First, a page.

How do you stay sane in winter? Any expert snow fort builders out there willing to share some winter wisdom? Any winter mantras or snow related guidance to impart?

Read more: Children, Family, Outdoor Activities, Parenting at the Crossroads, , , ,

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Eric Steinman

Eric Steinman is a freelance writer based in Rhinebeck, NY. He regularly writes about food, music, art, architecture, and culture and is a regular contributor to Bon Appétit among other publications.

158 comments

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11:56AM PST on Jan 9, 2014

Going to ask my niece if she and her husband have ever tried this :) Thanks for sharing.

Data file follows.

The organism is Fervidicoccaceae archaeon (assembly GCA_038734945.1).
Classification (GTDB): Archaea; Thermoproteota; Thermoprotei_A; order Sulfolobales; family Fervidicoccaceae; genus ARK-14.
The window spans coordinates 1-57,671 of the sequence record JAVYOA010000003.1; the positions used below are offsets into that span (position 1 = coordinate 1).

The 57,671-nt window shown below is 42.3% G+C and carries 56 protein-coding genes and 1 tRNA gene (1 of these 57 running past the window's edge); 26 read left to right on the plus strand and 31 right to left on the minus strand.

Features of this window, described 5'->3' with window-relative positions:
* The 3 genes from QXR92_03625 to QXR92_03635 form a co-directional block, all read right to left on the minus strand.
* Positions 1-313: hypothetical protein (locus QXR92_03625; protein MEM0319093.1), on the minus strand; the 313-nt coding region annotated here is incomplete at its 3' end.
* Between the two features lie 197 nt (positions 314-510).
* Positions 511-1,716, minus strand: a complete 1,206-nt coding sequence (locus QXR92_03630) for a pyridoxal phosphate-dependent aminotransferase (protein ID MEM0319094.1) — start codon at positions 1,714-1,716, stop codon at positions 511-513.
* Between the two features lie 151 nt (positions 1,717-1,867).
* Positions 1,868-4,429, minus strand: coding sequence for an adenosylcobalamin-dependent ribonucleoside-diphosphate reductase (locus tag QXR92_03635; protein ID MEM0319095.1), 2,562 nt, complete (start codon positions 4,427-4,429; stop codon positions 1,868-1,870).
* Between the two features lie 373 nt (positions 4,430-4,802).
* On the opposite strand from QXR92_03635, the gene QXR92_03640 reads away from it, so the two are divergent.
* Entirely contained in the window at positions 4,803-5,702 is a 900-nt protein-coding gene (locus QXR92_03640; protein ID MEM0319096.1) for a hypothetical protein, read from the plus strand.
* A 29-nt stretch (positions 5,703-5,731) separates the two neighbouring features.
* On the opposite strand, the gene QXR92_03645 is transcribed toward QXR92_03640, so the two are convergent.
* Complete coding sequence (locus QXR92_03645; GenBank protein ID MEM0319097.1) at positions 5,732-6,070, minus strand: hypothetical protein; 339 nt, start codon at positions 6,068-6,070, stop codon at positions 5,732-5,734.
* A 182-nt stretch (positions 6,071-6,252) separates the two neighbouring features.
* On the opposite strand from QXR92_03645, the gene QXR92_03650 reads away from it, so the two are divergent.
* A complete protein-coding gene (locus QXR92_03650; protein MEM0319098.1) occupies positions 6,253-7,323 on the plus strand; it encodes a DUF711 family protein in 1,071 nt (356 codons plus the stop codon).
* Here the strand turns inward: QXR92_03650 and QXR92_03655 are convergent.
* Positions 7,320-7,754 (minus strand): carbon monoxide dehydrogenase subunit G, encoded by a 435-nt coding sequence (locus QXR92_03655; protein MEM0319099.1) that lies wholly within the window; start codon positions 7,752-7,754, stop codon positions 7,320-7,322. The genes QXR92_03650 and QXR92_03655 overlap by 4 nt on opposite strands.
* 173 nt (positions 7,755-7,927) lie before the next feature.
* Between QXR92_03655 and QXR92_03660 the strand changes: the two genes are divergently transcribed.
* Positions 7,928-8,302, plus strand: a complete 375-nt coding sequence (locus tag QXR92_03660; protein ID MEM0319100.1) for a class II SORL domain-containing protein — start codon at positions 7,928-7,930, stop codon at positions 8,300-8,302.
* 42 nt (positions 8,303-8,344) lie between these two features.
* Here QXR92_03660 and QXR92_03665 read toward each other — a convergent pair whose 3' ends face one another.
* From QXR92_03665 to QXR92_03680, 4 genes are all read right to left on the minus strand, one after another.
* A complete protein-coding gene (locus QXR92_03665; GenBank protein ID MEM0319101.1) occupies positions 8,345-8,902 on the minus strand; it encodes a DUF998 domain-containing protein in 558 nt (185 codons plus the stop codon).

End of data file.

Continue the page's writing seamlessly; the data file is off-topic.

4:29PM PDT on Jun 22, 2013

noted

5:03AM PST on Feb 7, 2012

Thanks for the article.

1:50PM PDT on Aug 10, 2011

Thank you for sharing this with the Care2 Community.
Peace, Tia

7:17PM PDT on Aug 15, 2010

Personally, I'm a spring and fall type of girl.

8:22PM PDT on Jul 23, 2010

I LOVE winter. As long as it is 19 degrees F. or above, I will go hiking. The air is always so fresh and crisp. I grew up with snow, and spent much of my youthful winters making snow forts.

Having grown up with the change of St. Louis seasons and winter in all of its shades and permutations, I never realized how much I had taken it for granted until I was in Germany with my GI husband. Typically, when the men went out on border patrol, etc., many of the wives would stay with one another for the month or so that they were usually gone.